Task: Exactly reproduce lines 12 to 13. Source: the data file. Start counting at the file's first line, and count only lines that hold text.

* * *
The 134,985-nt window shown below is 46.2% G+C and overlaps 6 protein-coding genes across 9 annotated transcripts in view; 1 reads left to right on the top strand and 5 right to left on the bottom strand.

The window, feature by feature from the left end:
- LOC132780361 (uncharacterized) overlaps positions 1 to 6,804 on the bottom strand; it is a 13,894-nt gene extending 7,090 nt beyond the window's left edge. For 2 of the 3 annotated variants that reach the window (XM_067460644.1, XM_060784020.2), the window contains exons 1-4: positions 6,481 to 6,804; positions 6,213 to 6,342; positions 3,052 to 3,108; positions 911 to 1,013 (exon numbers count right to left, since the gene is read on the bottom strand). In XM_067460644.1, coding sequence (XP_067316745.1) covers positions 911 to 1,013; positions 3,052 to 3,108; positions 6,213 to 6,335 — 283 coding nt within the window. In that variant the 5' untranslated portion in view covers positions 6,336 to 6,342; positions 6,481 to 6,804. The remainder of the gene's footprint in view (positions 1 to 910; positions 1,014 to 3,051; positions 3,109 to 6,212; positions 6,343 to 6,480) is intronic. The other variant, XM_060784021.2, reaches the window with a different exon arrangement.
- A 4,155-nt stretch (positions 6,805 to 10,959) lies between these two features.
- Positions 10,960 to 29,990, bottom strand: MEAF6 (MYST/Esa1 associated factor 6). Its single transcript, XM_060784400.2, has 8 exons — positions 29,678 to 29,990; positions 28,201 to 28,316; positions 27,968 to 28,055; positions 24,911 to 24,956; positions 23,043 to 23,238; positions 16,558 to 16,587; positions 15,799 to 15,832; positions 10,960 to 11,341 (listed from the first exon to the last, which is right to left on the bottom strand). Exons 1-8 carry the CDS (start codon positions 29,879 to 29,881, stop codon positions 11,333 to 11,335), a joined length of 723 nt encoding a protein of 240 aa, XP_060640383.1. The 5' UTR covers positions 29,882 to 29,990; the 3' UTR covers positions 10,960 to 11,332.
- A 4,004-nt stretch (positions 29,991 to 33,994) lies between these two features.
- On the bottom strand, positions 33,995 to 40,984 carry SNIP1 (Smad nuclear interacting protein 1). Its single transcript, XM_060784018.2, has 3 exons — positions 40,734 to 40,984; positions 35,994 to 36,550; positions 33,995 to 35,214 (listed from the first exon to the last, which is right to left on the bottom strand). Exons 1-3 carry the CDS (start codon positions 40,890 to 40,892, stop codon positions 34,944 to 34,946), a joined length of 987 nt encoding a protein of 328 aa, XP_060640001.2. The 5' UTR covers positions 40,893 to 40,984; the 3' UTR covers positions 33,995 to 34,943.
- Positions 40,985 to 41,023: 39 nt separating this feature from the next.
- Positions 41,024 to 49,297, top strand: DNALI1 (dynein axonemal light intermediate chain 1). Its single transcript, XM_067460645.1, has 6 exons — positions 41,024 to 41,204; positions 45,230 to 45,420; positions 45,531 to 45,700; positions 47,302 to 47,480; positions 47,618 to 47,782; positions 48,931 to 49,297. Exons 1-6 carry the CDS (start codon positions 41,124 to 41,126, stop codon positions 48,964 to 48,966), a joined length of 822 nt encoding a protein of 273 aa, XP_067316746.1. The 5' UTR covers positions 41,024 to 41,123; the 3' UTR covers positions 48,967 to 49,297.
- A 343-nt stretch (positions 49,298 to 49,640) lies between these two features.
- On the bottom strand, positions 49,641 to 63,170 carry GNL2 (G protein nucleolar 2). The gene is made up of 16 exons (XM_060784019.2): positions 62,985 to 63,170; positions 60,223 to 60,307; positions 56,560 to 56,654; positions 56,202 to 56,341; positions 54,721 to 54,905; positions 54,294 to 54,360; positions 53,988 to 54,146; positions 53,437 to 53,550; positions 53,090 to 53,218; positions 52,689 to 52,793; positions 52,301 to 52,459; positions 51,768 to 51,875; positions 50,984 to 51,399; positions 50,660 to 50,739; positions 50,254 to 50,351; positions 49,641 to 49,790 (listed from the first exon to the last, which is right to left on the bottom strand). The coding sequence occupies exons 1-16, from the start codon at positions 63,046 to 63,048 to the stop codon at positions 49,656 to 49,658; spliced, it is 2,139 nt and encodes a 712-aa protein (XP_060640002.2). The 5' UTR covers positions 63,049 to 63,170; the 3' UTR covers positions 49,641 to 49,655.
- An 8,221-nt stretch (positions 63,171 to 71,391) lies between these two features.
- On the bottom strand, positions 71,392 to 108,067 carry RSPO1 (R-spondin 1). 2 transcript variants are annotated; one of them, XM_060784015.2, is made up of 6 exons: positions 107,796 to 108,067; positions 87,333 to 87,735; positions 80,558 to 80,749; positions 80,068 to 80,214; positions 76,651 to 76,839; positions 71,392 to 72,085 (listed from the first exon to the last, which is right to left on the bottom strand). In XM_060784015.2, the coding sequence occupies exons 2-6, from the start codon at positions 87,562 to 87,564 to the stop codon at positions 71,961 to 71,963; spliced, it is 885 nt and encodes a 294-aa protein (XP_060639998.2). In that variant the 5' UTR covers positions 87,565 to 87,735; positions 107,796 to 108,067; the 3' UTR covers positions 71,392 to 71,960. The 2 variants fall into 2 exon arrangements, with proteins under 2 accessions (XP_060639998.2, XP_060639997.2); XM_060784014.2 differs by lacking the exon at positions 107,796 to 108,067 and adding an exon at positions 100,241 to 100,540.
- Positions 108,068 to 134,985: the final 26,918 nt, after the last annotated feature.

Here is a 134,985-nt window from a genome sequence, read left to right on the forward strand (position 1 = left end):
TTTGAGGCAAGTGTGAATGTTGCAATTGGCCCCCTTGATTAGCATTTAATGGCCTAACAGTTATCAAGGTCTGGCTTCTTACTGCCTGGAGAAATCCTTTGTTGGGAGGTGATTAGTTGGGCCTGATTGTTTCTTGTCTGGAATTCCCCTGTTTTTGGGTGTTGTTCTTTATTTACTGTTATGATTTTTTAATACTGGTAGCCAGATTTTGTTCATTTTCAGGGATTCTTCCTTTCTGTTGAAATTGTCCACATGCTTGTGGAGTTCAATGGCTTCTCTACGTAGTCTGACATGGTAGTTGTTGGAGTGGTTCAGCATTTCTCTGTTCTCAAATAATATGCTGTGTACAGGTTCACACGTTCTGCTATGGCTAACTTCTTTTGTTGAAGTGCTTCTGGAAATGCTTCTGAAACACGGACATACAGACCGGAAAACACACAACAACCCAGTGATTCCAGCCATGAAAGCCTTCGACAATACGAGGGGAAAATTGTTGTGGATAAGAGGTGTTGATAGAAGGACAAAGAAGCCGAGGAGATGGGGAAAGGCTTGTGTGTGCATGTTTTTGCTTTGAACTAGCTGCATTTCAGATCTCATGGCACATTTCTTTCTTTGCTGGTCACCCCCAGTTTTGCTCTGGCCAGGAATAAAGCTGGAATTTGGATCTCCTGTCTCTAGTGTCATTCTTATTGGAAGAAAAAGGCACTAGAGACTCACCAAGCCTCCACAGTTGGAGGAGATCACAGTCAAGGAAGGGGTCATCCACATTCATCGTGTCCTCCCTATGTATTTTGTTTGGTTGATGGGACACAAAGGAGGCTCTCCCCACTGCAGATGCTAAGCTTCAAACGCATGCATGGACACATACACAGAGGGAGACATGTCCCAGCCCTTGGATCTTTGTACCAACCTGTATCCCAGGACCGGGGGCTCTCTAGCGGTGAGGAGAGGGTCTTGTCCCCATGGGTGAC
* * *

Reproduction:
- An 8,221-nt stretch (positions 63,171 to 71,391) lies between these two features.
- On the bottom strand, positions 71,392 to 108,067 carry RSPO1 (R-spondin 1). 2 transcript variants are annotated; one of them, XM_060784015.2, is made up of 6 exons: positions 107,796 to 108,067; positions 87,333 to 87,735; positions 80,558 to 80,749; positions 80,068 to 80,214; positions 76,651 to 76,839; positions 71,392 to 72,085 (listed from the first exon to the last, which is right to left on the bottom strand). In XM_060784015.2, the coding sequence occupies exons 2-6, from the start codon at positions 87,562 to 87,564 to the stop codon at positions 71,961 to 71,963; spliced, it is 885 nt and encodes a 294-aa protein (XP_060639998.2). In that variant the 5' UTR covers positions 87,565 to 87,735; positions 107,796 to 108,067; the 3' UTR covers positions 71,392 to 71,960. The 2 variants fall into 2 exon arrangements, with proteins under 2 accessions (XP_060639998.2, XP_060639997.2); XM_060784014.2 differs by lacking the exon at positions 107,796 to 108,067 and adding an exon at positions 100,241 to 100,540.